Back-to-School Basics: An Injury Prevention Checklist

 With inflation altering shopping behaviors1, consumers are finding ways to navigate supply lists this back-to-school season. One thing holds true, however, for families preparing for the new school year — the importance of injury prevention. The bone and joint experts at the American Academy of Orthopedic Surgeons (AAOS) and OrthoInfo.org remind us that accidents can be prevented if parents, teachers and students are on the lookout for potential hazards.

The American Academy of Orthopaedic Surgeons reminds families to brush up on a few safety practices both inside and outside the classroom to help decrease chances of musculoskeletal injuries this upcoming school year.
The American Academy of Orthopaedic Surgeons reminds families to brush up on a few safety practices both inside and outside the classroom to help decrease chances of musculoskeletal injuries this upcoming school year.

“Economic uncertainly may have families making tradeoffs on their back-to-school planning, but injury prevention is one thing that should remain top of mind as students head back to the classroom,” said pediatric orthopaedic surgeon and American Academy of Orthopaedic Surgeons spokesperson Matthew R. Schmitz, MD, FAAOS. “Every year, thousands of children are injured on playgrounds, while playing sports or as they walk, bike, skateboard or scooter to and from school. By helping them brush up on a few safety practices both inside and outside the classroom, they’ll be set up for success and reduce chances for injuries.”

HOW COMMON ARE SCHOOL INJURIES?

According to the Consumer Products Safety Commission’s (CPSC) National Electronic Injury Surveillance System, more than 175,000 school injuries have resulted in a visit to a hospital emergency department over the past decade. The data also reveals that school injuries tend to occur more frequently at certain times of the year.

“During the first few months of the school year, everyone is adapting to new routines, bus routes and even sports teams, which may spur the conditions for accidents and injuries,” added Dr. Schmitz.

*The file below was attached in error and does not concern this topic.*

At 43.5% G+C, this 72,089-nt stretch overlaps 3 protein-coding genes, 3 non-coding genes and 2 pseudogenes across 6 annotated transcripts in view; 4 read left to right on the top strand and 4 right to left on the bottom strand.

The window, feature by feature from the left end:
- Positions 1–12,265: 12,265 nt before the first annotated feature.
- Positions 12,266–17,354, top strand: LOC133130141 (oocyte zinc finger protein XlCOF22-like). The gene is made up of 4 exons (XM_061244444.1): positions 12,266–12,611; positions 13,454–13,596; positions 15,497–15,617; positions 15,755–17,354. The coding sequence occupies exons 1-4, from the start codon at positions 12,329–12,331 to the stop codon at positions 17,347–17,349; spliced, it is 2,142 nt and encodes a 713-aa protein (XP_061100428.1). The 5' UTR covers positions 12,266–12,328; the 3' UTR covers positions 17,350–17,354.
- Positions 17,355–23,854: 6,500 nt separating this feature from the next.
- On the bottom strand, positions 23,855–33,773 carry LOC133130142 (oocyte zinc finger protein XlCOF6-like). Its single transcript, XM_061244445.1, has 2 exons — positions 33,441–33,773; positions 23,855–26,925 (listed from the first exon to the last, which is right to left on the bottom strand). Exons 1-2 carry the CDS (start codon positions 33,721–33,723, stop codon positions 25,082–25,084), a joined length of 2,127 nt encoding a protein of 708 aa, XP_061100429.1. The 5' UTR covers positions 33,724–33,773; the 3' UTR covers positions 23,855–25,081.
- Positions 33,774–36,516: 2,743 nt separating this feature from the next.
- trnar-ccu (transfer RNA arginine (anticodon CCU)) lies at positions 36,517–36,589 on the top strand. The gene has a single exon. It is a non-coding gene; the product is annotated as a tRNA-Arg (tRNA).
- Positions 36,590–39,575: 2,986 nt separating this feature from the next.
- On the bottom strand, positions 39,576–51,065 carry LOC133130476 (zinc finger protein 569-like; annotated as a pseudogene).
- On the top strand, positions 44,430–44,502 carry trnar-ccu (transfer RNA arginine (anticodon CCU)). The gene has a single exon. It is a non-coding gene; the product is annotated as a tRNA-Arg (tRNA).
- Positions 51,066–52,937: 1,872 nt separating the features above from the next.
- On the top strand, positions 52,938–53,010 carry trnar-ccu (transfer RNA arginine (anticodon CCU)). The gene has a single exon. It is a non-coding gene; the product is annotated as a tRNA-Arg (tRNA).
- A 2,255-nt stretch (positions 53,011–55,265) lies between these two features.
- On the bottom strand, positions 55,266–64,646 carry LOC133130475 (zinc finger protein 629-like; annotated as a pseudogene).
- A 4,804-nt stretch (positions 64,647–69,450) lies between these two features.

Members of the AAOS offer the following roundup to help decrease chances of musculoskeletal injuries this upcoming school year:

  • MIND THE BACKPACK – To limit injuries or back pain, encourage your children to limit the load and utilize both padded straps for proper posture and weight distribution. Check frequently that your child is not carrying more than 15% of his or her body weight in the backpack. The correct use of both wide, well-padded shoulder straps will help distribute the weight of the backpack more evenly across the user’s back. The bottom of the backpack should sit at the waist with heavier things packed low and towards the center.
  • TAKE A BREAK AND STRETCH – Repetitive stress injuries from writing on white boards, reading tablets and bending down are common among school staff and students alike. Taking just 10 minutes to stretch your wrists, shoulders and back before the day can prepare your muscles and provide stress relief.
  • PLAY SMARTER – According to the CPSC, each year, more than 206,000 children under the age of 16 are treated in hospital emergency rooms across the U.S. for injuries occurring on playgrounds. Teachers and school staff should remind students to go down the slide only one person at a time, slide sitting down and face forward.
  • EASE BACK INTO THE GAME – Summer may have involved swimming, camps, clinics and time with friends, but fall sports tend to pick up the intensity with common injuries among young athletes falling into two basic categories: overuse injuries and acute injuries to the soft tissues (muscles and ligaments). Student athletes should ease into required pads and equipment needed for their sport and take frequent water breaks to avoid dehydration in preseason.
  • LOOK LEFT, LOOK RIGHT, LOOK LEFT AGAIN – Traffic accidents are a major cause of serious injury and death in America. Tell children to walk – not run – across the street and stay aware of their surroundings. Look for signs that a car is about to move, such as rear lights, the sound of the motor, and wheels turning, to prevent pedestrian crashes. Walk safely by staying on sidewalks when possible.

For more bone and joint injury prevention and treatment information, visit OrthoInfo.org.

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